A Step-By-Step Guide On How To Hack Tesla And Get Root Access

Everybody talks about Tesla again. When Elon Musk presented a cheaper new model of Tesla not long ago, the preorders were plenty. Meanwhile, older Tesla models attract both eco–conscious drivers and hackers.

Chris Matthieu, head of IoT (Internet of Things) at Citrix and founder of Twelephone, a system of making calls from Twitter, has recently posted a step-by-step guide on how to get root access to a Tesla. Here is the hacker’s GitHub account if you’d like to know more about him. It must be said right from the start that you’d need a laptop, network cables and a screwdriver in order to repeat Chris’ experiment for you’ll have to hack and break in at once.


I really don’t know why but I decided to hack my Tesla Model S aiming to get root access to its CID touchscreen display. I spent two months researching and planning this project. After I was convinced that everything is set, I grabbed my tools and laptops and started to fulfill the plan.

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Step 1. Getting access to the side panel

The first step is to remove the small side panel right behind the driver’s door to gain access to the small white connector, shown on the photo:


It may look strange but it is just a simple category 6 Ethernet cable with a Tesla connector. It can be connected via simple network cable and a matching connector. I used my improvised cable but you may also look for the proper cable model at the  marketplaces where second-hand electronics are sold.


As a result, I connected the network via this small white connector and since that moment I was able to perform the hack. Unfortunately I couldn’t log in because I couldn’t get through the VPN without a password.


Step 2. Removing the lower part of the panel


I had to remove a huge part of the front panel under the steering wheel which was fastened with 9 catchers. It was a hard work but I managed to do it.


Step 3.  Removing the ventilation grill


Gosh, I thought it took me ages to remove this grill in front of the lower edge of the windscreen. Firstly, I screwed out a big panel covering the dashboard to find screws which hold ventilation grill. I had to be careful in order not to bent or break anything while gaining access to those screws and disassembling the front panel. Afterwards, I just had to take the dashboard cover and ventilation grill off.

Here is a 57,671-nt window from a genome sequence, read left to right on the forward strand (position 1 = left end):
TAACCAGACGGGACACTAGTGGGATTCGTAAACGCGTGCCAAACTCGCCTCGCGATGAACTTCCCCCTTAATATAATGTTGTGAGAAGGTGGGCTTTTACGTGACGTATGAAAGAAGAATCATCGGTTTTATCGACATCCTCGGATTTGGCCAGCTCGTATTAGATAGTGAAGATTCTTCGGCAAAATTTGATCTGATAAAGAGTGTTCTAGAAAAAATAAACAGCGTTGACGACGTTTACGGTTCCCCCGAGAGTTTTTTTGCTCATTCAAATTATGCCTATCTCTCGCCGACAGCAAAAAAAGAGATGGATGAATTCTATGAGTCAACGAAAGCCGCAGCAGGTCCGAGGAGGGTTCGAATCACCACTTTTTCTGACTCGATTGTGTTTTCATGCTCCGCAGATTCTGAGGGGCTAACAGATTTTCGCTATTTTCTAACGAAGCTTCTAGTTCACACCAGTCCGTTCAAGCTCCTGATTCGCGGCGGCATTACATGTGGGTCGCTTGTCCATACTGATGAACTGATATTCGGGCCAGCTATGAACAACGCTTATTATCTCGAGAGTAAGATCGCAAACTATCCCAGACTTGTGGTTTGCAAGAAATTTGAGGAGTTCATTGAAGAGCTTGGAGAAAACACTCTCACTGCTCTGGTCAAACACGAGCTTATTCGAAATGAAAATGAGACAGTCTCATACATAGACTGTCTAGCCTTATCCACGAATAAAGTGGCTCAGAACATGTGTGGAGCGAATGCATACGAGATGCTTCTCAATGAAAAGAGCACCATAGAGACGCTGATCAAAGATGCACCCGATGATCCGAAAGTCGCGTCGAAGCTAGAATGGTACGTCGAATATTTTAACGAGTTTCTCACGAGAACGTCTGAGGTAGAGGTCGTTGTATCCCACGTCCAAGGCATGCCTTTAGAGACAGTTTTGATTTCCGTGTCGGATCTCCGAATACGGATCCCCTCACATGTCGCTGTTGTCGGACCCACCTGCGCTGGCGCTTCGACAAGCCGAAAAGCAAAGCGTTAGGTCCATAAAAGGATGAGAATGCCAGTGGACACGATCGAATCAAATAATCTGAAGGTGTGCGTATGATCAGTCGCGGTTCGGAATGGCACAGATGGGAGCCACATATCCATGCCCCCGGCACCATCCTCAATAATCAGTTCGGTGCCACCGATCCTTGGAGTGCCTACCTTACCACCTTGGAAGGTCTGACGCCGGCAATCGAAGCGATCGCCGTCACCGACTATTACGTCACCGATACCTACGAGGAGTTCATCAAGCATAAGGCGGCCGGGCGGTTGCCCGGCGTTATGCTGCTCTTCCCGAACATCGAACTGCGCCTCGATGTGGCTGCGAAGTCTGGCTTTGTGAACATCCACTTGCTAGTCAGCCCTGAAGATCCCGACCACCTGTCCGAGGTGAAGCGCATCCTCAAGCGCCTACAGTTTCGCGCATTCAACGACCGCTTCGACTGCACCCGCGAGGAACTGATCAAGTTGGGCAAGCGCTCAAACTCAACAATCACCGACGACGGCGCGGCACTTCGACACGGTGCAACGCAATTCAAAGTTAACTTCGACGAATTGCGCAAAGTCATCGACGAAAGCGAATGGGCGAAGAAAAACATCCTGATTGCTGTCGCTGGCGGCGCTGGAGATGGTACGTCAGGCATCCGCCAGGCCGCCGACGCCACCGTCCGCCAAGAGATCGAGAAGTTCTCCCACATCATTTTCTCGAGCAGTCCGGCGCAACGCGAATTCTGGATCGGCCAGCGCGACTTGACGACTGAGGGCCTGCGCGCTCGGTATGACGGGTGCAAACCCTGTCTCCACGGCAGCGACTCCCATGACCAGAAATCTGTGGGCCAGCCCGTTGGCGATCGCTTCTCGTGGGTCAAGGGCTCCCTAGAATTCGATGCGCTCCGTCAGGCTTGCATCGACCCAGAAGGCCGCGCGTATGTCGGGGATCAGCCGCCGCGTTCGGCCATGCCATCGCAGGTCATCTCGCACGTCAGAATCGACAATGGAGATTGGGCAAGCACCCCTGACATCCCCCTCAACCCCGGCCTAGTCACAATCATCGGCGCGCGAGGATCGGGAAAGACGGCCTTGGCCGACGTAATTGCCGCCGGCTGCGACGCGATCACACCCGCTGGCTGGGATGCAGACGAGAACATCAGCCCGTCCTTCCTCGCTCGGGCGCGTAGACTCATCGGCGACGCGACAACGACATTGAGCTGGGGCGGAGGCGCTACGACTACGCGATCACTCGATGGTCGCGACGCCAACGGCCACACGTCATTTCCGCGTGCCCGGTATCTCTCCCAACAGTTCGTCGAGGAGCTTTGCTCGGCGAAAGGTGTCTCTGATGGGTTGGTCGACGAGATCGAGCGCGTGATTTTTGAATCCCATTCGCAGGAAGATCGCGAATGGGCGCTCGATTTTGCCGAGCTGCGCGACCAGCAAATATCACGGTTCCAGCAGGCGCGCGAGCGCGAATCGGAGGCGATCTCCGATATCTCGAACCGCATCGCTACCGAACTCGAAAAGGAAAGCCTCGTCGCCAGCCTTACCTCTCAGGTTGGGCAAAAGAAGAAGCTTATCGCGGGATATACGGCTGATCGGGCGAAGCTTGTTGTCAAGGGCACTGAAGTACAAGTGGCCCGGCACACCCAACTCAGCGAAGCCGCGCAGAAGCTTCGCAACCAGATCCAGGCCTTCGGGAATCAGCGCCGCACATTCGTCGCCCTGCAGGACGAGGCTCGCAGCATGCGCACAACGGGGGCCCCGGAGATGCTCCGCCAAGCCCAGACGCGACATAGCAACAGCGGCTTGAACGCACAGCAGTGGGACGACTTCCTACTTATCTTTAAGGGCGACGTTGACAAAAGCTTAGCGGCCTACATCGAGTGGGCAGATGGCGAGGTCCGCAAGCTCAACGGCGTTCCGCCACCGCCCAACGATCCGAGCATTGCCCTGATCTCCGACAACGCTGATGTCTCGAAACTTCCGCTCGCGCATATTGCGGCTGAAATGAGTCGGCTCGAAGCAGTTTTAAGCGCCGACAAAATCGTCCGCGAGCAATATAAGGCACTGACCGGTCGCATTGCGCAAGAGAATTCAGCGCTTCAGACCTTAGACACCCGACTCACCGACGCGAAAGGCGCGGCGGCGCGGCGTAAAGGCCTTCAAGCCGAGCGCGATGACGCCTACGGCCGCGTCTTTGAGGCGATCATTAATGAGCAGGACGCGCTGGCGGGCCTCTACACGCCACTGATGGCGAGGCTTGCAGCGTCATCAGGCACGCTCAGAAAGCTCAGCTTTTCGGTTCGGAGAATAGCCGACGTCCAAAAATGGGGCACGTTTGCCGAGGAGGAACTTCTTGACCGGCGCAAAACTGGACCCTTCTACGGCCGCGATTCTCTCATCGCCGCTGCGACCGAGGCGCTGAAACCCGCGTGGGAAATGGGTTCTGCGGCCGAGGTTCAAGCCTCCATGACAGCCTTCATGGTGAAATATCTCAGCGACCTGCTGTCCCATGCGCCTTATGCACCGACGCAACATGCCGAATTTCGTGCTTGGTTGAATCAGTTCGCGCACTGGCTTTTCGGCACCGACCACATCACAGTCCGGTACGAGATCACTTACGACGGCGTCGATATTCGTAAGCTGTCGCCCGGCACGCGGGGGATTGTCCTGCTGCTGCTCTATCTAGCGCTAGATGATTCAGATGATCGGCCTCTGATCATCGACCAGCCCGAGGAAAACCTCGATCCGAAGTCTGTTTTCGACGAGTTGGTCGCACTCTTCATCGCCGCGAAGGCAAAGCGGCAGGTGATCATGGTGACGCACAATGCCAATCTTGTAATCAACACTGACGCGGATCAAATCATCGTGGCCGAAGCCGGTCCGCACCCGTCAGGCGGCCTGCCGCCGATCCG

Step 4. Removing the dashboard


You also have to remove the dashboard by raising the upper cover and reaching two upper screws. To tell the truth, I took the following photo after I removed the lower screws as I wasn’t feeling confident enough to unscrew the upper ones. But later on I did that as well.


You may now start to wonder how all this helps to unlock the white connector? Let’s go further.

Step 5. Gaining access to the dashboard’s cable


Now you see another white connector which is connected to the touchscreen CID display. The dashboard is connected to CID via web interface in order to receive navigation updates or music, and to send commands like ‘open the cover’.


My aim was to connect my improvised cable to the dashboard detaching its original cable first. Tesla rolled back to Factory Mode; I disconnected the laptop from Tesla and returned its original cable back to its place in the dashboard.

By the way, you will be able to see the Developer mode screens in case you stay in the Factory mode for a while. But this is another story which I think of publishing some day. For now I am exposing the photo of my favorite thing so far – the temperature display.


Step 6. Gaining root access to Tesla Model S

Tesla is in the Factory mode now. And the white connector near the driver’s door is unlocked and is waiting for us to connect to it. Now it is necessary to connect the laptop again and execute the obtain_root script which I wrote in advance.


The magic process starts allowing me to connect to the touchscreen display with root rights. I made some manipulations to ensure that I won’t have to go through all that stuff next time I need access to the system. Hereafter I disconnected the white cable, switched off the Factory mode, performed Tesla reload and screwed on all the plates and covers. That’s all, the hack is over!

After the hack

And what’s next? What did I gain after all? I did many investigations and research, so follow up to see the results.

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